R. Kinney Williams - Yennik, Inc.
R. Kinney Williams
Yennik, Inc.

Internet Banking News
Brought to you by Yennik, Inc. the acknowledged leader in Internet auditing for financial institutions.

July 13, 2008

CONTENT Internet Compliance Information Systems Security
IT Security Question
 
Internet Privacy
 
Website for Penetration Testing
 
Does Your Financial Institution need an affordable Internet security audit?  Yennik, Inc. has clients in 42 states that rely on our penetration testing audits to ensure proper Internet security settings and to meet the independent diagnostic test requirements of FDIC, OCC, OTS, FRB, and NCUA, which provides compliance with Gramm-Leach Bliley Act 501(b) The penetration audit and Internet security testing is an affordable-sophisticated process than goes far beyond the simple scanning of ports.  The audit focuses on a hacker's perspective, which will help you identify real-world weaknesses.  For more information, give R. Kinney Williams a call today at 806-798-7119 or visit http://www.internetbankingaudits.com/.

FYI -
More than 10,000 laptops lost each week at airports - They're most often lost at security checkpoints, the Ponemon Institute says - Keep laptops close at airports, because they have a startling tendency to disappear in the blink of an eye, according to a new survey. http://www.computerworld.com/action/article.do?command=viewArticleBasic&articleId=9105198&source=rss_topic17

FYI -
Bags to help laptops pass air security - For years at airport security checkpoints, passengers have heard the refrain, almost a dirge: "Laptops must be removed from their cases and placed on the belt." http://news.cnet.com/Bags-to-help-laptops-pass-air-security/2100-7348_3-6242924.html?tag=cd.lede

FYI -
What Privacy Policy? - Want to know how well a company protects its customers' data? Don't talk to its security and compliance officers. Instead, try its marketing department. A study released by the privacy-focused Ponemon Institute and funded by e-mail marketing firm Strongmail reveals a disturbing disconnect in companies between the executives tasked with protecting customer data and marketing departments, which use the data for advertising purposes or share it with third parties. http://www.forbes.com/2008/06/21/privacy-security-marketing-tech-security-cx_ag_0623privacy_print.html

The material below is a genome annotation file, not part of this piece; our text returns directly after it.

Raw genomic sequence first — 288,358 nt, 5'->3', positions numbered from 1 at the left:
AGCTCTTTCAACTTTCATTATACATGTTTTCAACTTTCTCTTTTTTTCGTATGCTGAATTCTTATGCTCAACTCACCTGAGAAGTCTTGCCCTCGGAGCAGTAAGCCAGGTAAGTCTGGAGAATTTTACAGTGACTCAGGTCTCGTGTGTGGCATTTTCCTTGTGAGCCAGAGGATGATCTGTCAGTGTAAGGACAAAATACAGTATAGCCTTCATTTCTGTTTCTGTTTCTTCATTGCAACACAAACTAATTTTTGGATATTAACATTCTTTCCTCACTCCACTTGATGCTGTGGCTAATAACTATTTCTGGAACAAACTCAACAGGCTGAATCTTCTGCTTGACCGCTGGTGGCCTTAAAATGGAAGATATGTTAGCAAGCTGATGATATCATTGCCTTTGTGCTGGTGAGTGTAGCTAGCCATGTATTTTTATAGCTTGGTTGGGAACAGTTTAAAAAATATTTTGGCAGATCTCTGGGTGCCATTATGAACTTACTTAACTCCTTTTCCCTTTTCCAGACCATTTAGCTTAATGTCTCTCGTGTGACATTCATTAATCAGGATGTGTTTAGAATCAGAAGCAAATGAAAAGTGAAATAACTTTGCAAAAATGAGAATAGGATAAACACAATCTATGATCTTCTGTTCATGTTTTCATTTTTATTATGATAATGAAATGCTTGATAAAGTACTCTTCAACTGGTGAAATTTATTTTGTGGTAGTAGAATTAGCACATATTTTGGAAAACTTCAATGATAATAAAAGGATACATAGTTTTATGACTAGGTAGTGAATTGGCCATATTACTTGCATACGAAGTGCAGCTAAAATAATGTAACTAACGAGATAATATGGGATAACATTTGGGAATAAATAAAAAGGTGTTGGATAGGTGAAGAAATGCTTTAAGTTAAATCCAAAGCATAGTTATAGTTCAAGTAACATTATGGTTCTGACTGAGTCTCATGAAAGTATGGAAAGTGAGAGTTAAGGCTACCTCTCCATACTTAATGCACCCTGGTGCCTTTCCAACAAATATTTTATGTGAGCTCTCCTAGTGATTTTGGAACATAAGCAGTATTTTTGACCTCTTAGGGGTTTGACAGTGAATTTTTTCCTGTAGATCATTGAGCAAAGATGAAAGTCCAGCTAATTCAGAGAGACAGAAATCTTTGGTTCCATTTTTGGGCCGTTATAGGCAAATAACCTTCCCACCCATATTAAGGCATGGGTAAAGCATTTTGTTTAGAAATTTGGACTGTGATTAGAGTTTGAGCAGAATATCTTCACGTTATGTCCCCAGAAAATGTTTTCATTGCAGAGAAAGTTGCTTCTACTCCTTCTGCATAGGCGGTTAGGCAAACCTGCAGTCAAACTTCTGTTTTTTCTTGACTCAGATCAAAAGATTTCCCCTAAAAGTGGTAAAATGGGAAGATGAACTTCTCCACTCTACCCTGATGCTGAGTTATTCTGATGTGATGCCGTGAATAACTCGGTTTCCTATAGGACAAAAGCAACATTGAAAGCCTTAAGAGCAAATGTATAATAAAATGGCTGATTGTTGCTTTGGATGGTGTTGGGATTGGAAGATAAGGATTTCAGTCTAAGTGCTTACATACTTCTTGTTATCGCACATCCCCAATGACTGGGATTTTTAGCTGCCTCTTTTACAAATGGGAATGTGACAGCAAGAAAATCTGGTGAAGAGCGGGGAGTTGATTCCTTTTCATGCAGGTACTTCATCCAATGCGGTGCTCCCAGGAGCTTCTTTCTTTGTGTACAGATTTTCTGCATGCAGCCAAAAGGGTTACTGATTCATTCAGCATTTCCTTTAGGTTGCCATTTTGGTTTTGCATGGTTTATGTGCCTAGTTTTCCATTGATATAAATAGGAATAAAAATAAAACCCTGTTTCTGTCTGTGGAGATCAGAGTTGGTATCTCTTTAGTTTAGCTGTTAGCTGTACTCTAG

FYI -
Woman accused of hacking Houston organ bank indicted - On Tuesday, the FBI announced the indictment of a former technology director accused of hacking into the system at a Houston organ bank and deleting patient files. http://news.cnet.com/8301-10789_3-9978151-57.html?part=rss&subj=news&tag=2547-1_3-0-20

FYI -
Report: Montgomery Ward fails to alert victims of breach - Mongomery Ward, an old-line merchant now operating as an internet retailer, suffered a breach of some 51,000 customer credit card numbers, and failed to report it to customers, according to reports. http://www.scmagazineus.com/Report-Montgomery-Ward-fails-to-alert-victims-of-breach/article/111922/

FYI -
Researchers reveal VoIP vulnerabilities - VoIPshield Laboratories has alerted companies that market voice over IP systems of new security vulnerabilities. The VoIP vulnerabilities, if successfully exploited, could affect brand reputation, internal productivity, and competitive advantage, researchers said. http://www.scmagazineus.com/Researchers-reveal-VoIP-vulnerabilities/article/111918/?DCMP=EMC-SCUS_Newswire

FYI -
Bowie IT employee resigns amid city network security breach - 'Password sniffer' detected during routine sweep - A computer support specialist has resigned from Bowie city staff after a password recording program that was accessing one of the city's servers was found on his work computer, city officials said. http://www.gazette.net/stories/062608/bowinew173015_32357.shtml

FYI -
Deadline arrives for latest PCI standard requirement - The Payment Card Industry Data Security Standard (PCI DSS), as of Monday, states that web application security testing be upgraded from a best practice to a requirement. http://www.scmagazineus.com/Deadline-arrives-for-latest-PCI-standard-requirement/article/111977/?DCMP=EMC-SCUS_Newswire

FYI -
Five steps to securing mobile data for HIPAA compliance - Workforce mobility presents new challenges to health care IT groups responsible for HIPAA (Health Insurance Portability and Accountability Act) security compliance. http://www.scmagazineus.com/Five-steps-to-securing-mobile-data-for-HIPAA-compliance/article/112019/?DCMP=EMC-SCUS_Newswire

ATTACKS, INTRUSIONS, DATA THEFT & LOSS

FYI -
Pacific island knocked off internet by DDoS attack - A Pacific island state has been knocked off the internet by a cyber attack. The attack on the Marshall Islands, which began on Tuesday and is still plaguing the country, took the form of a denial of service attack on the country's sole ISP. http://www.scmagazineuk.com/Pacific-island-knocked-off-internet-by-DDoS-attack/article/111744/

FYI -
Hannaford data breach fallout continues - The fall out from the Hannaford data breach that began last year continues. Approximately 7,000 individuals who have Ocean National Bank ATM/Debit Cards are having them replaced because there has been recent illegal activity on them reported. http://www.seacoastonline.com/apps/pbcs.dll/article?AID=/20080630/BIZ/80630032/-1/NEWS19

FYI -
Turkish criminal hackers hijack ICANN sites - On Thursday, the domains used by ICANN, the Internet Corporation for Assigned Names and Numbers, and IANA, the Internet Assigned Numbers Authority, were hijacked. A Turkish hacking group known as NetDevilz claimed responsibility. There is no word on how the hijack was accomplished. http://news.cnet.com/8301-10789_3-9980713-57.html?part=rss&subj=news&tag=2547-1_3-0-20

FYI -
SSA lists thousands of live persons as dead - The Social Security Administration inadvertently compromised the personal information of more than 20,000 people by listing them in the Death Master File (DMF) while they were still alive, the agency's inspector general has determined. http://www.fcw.com/online/news/152975-1.html?type=pf